Pomp and trophies aside, Giants lose fourth straight 

Once the game began, the three trophies stood on a concourse inside the park, where fans waited to pose for pictures with them. Out in left field, a man with a 2010 World Series championship tattoo wore a replica of the championship banner as a cape; another carried around a cardboard cutout of the three World Series trophies. Up in the press box, Willie McCovey was brought in on a wheelchair; out on the field, the four daughters of legendary Giants broadcaster Lon Simmons, who died on April 5, threw out the first pitches.

It was, in the end, a day of simple pleasures, a day when a city fraught with the complications of gentrification and the conflicts of modern technology could bask in its own ego, the celebration of three championships in five seasons. When a man on a horse rode through the outfield — that man being Madison Bumgarner — it all felt kind of perfect.

“I can probably say for sure,” Bumgarner said, “that I’ll never get a chance to do that again.”

The imperfection was found in a 2015 team that, without Hunter Pence and a long-gone Pablo Sandoval, is having considerable trouble scoring runs. A 2-0 loss to the Colorado Rockies and their rookie starter, Eddie Butler, did nothing to quell concerns that the offense isn’t equipped to compete in the National League West, much less win a fourth championship in six years. After taking two of three to start the season against lowly Arizona, the Giants have managed seven runs in five games, leading manager Bruce Bochy to say long after the cheers from the banner ceremony had faded, “Offensively, we’re just sputtering.” But true to form, Bochy isn’t panicking. “It’s so early in the season,” he said. “You’re gonna go through these streaks. You stay behind them, keep working, hope these guys relax.”

The bright spot was rookie pitcher Chris Heston, who produced a second quality start after he was summoned from the minor leagues last week. If he can be trusted, it will be a godsend for a rotation that also is riddled with injuries and doubts.

“That’s something I’ll remember probably the rest of my life,” Heston said. “It was awesome just to be a part of that.”

Bumgarner’s outfield ride was perhaps not the most famous equine-related incident in San Francisco history — that designation may belong to the group of horses who perished in the accident that reportedly inspired a Brit named Andrew Hallidie to invent the cable car, or a horse named Blackie, who famously swam the San Francisco Bay in 1938. But it still felt like a moment freighted with lasting impact. If nothing else, this was a horse that will not be forgotten in San Francisco anytime soon. Months ago, amid the damp air of the Giants’ most recent World Series parade, Bumgarner had asked to ride a police horse and been denied, apparently for safety reasons, which is mostly surprising because it’s hard to imagine anyone in this city saying no to Bumgarner when he asks for anything at this point. So now, on the sunny and wind-whipped first day of the Giants’ home season at AT&T Park, Bumgarner got his chance. He hopped onto that police horse (name unknown) and rode it across the outfield, the team’s latest championship banner cradled in his arms. It was hokey and exaggerated, and yet it was still charming, a throwback to a simpler time in what’s become a perpetually wired and increasingly complex city.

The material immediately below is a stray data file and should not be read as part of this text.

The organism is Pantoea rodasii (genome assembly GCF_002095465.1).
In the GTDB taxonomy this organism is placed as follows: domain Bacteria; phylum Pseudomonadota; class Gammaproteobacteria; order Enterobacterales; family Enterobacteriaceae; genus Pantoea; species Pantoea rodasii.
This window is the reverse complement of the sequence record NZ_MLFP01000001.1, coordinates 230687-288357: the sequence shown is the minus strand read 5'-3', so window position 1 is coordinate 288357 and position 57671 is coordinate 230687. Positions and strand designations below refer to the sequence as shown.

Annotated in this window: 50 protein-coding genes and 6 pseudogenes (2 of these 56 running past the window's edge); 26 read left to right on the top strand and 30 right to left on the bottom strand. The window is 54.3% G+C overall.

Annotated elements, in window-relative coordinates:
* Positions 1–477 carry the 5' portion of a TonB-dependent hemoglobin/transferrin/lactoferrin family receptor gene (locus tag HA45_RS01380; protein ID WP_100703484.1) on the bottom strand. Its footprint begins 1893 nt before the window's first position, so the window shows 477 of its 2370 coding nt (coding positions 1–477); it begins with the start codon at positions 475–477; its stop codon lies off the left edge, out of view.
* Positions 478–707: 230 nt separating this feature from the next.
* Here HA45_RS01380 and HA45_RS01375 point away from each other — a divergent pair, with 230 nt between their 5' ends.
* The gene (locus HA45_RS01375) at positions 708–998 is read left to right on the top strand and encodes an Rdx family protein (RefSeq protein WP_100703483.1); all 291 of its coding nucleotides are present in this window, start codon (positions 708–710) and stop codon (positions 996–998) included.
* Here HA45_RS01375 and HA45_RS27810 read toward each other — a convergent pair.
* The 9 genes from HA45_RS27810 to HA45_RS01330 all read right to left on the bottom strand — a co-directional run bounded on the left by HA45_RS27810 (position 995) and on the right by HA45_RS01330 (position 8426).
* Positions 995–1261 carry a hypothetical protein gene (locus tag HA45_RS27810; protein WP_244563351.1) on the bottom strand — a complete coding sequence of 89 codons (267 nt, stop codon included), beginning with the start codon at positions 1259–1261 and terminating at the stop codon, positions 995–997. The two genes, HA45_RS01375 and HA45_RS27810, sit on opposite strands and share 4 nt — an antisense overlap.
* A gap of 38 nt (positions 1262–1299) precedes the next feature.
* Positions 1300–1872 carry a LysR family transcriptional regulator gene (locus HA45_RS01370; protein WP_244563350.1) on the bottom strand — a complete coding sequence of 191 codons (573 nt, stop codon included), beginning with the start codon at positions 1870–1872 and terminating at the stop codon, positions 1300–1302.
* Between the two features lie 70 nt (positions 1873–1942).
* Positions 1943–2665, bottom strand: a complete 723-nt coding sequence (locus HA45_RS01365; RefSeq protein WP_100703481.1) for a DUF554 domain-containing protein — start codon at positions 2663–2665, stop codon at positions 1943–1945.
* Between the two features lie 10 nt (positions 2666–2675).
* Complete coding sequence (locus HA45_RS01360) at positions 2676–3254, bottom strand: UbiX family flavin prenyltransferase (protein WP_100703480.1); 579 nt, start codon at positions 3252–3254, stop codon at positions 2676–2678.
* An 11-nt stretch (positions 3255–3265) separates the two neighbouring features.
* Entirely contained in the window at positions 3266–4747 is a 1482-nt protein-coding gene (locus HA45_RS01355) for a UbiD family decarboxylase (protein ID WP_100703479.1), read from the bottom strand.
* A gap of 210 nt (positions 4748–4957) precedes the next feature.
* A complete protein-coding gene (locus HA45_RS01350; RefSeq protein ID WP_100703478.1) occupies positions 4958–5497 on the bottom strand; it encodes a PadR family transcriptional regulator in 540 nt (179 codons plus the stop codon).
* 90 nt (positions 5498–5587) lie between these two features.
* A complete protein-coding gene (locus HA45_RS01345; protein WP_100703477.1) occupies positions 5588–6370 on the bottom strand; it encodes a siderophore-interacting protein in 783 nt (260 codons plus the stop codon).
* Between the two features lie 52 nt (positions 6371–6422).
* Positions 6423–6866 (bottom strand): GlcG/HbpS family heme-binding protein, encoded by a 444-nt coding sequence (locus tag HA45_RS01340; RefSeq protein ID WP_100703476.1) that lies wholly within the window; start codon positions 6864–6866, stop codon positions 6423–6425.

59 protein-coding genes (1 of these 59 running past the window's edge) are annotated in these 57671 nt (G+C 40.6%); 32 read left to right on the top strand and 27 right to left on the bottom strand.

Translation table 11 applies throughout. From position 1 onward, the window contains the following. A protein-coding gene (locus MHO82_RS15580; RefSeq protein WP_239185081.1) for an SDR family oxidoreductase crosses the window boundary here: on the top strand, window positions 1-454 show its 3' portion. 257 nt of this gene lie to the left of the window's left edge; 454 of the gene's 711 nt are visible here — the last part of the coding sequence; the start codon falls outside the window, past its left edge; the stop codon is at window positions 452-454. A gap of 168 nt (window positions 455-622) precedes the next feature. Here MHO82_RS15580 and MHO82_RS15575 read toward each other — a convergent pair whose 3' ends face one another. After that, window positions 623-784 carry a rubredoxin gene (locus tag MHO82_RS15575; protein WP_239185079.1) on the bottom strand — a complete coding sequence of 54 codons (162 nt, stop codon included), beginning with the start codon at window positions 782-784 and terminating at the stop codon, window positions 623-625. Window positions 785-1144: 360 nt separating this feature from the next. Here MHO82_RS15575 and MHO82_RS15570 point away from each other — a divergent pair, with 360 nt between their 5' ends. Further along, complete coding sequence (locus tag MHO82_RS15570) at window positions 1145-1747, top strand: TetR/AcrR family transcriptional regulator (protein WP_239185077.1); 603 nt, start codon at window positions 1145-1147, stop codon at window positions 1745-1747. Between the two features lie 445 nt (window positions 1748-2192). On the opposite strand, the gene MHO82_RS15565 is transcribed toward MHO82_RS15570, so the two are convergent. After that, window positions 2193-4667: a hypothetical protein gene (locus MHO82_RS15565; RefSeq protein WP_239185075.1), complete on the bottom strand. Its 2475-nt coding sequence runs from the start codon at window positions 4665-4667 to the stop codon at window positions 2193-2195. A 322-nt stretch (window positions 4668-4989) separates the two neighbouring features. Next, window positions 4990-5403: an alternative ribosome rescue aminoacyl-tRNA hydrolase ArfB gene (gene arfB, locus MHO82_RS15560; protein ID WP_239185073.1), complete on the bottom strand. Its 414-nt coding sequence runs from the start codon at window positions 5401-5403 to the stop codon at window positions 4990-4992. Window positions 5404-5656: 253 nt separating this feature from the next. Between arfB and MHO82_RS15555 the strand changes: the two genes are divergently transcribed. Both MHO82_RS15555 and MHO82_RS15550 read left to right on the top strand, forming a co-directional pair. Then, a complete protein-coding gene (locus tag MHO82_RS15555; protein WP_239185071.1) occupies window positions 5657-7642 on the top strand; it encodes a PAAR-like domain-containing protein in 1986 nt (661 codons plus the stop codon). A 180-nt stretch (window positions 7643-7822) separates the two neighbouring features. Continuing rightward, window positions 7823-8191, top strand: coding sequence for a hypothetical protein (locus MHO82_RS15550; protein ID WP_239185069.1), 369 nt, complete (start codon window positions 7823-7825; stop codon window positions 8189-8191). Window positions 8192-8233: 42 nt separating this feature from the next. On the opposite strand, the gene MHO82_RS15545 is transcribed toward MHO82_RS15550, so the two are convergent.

And as always, Bumgarner appeared to be in utter command of the situation, the horse turning neatly under his hands, like he was back home, all by his lonesome, on his North Carolina ranch.

This is what it’s like when you pull off three World Series victories in five years, one of the most remarkable stretches of success in modern baseball history: You can pretty much get away with anything, no matter how over-the-top it might appear from the outside. When Bochy — looking perpetually bemused by the pomp of the moment, as he often does — and pitcher Tim Lincecum, long hair flopping in the breeze, and clean-cut catcher Buster Posey each emerged from center field carrying one of this team’s World Series trophies, it didn’t even matter that the sure-handed Posey put his down backward on the platform behind the pitcher’s mound.

For an afternoon, all the little imperfections were overshadowed by the big picture, by the notion that the Giants had accomplished the unthinkable. For an afternoon, the bunting lined the stands, and the championship banner passed from Bumgarner’s hands to those of his teammates, the others who have been around long enough to play on all three World Series champions. And they carried they banner up into stands, up toward the pole in right field, where it was raised up next to the American flag.

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Michael Weinreb

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